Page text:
My ex-h’s grandmother actually did make funeral potatoes and they really are delicious, so those are highly endorsed over here.

      Green bean casserole sounds great, too. Enjoy!

    • This is my very favorite pork tenderloin marinade. I use sweet hot mustard for the mustard component. Don’t skimp on letting it marinade for the full 24 hours either. It’s key to really infusing the flavor. https://www.whitecranewinery.com/grilledpork.php

      Also, I’m a fan of Smitten Kitchen green bean casserole and Mr. Dells cheesy hashbrown casserole if you’re looking at funeral potatoes.

      • Not the OP, but thank you! I’m definitely saving that pork tenderloin recipe for this summer. It sounds delicious.

    • Anonymous :

      I’d do stuffing or potatoes and a noncasserole vegetable.

    • You need something light and fresh to counteract the pork + potatoes + casserole. Maybe a leafy green salad with quinoa and some kind of fruit like pomegranates or mandarin oranges or something. It’ll make everything else taste more delicious.

    • I’d definitely add a green vegetable of some sort, or maybe a salad to start? Roasted broccoli is super easy. Another dead simple one is the trader joes bagged haricot verts, steam them till bright green. Toast slivered almonds in butter and salt, toss green beans with almonds at last minute – quick, easy, and yummy!.

    • We had a particularly warm Christmas eve the first year I hosted so I marinated pork tenderloins in balsamic and fresh rosemary, then grilled it. Quick and easy.

    • Anon in NYC :

      Pork braised in milk and cream. https://cooking.nytimes.com/recipes/6509-pork-braised-in-milk-and-cream

      It will be nearly impossible to find a butcher to lard the pork. I find that partially wrapping it with fat and tying it works pretty well. Then you just discard it before serving. The beauty of the recipe is that it can be done in advance and then warmed up on the stove before serving.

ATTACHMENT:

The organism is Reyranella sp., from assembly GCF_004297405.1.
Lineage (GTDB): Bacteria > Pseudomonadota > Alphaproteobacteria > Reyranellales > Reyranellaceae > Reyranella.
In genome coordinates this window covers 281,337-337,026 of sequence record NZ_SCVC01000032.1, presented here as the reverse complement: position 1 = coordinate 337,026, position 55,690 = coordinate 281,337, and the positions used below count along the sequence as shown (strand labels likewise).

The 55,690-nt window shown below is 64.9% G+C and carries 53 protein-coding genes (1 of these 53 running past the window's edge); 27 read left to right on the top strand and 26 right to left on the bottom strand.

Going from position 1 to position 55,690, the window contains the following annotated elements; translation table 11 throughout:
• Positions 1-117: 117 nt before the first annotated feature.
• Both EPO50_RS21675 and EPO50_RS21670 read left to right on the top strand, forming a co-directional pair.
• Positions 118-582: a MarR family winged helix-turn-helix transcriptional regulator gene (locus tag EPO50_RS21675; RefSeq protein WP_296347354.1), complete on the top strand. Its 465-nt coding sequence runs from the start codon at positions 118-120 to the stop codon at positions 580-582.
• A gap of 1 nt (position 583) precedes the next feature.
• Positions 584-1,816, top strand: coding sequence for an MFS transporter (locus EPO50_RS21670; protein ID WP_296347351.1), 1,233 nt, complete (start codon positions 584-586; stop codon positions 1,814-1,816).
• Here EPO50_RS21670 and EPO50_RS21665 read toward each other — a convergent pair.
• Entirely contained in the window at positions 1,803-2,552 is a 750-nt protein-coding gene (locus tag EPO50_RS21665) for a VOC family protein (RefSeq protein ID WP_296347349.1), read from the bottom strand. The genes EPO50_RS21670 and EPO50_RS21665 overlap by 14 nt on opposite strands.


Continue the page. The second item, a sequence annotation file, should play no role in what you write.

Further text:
• Roast pork tenderloin with mustard-tarragon sauce from epicurious. Super easy and very good.

      If you want something light and easy that seems fancy to go with it, I’d go with the spinach salad with bosc pears, dried cranberries, red onion, and toasted hazelnuts (also from epicurious) or a cranberry waldorf salad (I can’t remember where my recipe is from, but you’ll have to look around a little to find one of the lighter versions).

    • If you are going to roast pork you might as well throw root veggies in there.

      Cut up squash, red onion, and brussels and throw them in a roasting pan with a rack. If you want to grease the bottom of the pan lightly or toss in a tiny bit of oil, do so (the pork juice will keep the veggies moist. Add salt and pepper.

      Par boil baby potatoes (halved) for around 5 min. Throw them in with the veg.

      Make a mix of olive oil, dijon mustard, garlic powder, and ginger. Poke holes in the roast and rub it all over the pork. Then salt and pepper it.

      Cook the pork on a rack on top of the veg as long as needed to be done (I typically use the old Betty Crocker charts, somewhere around 20 min per pound, but I don’t remember what temp).

      Slice the roast and mix up the veg. YUM.

      I’d serve with a green salad with a light vinagrette if you are also going to do a casserole.

      Frankly the biggest Christmas hit at my house is Ina Garten’s tenderloin. People rave. I follow her recipe exactly.

    • Anonymous :

      Do people still actually eat pork? Pigs are highly intelligent sentient beings. I wouldn’t eat one.

      • Anonymous :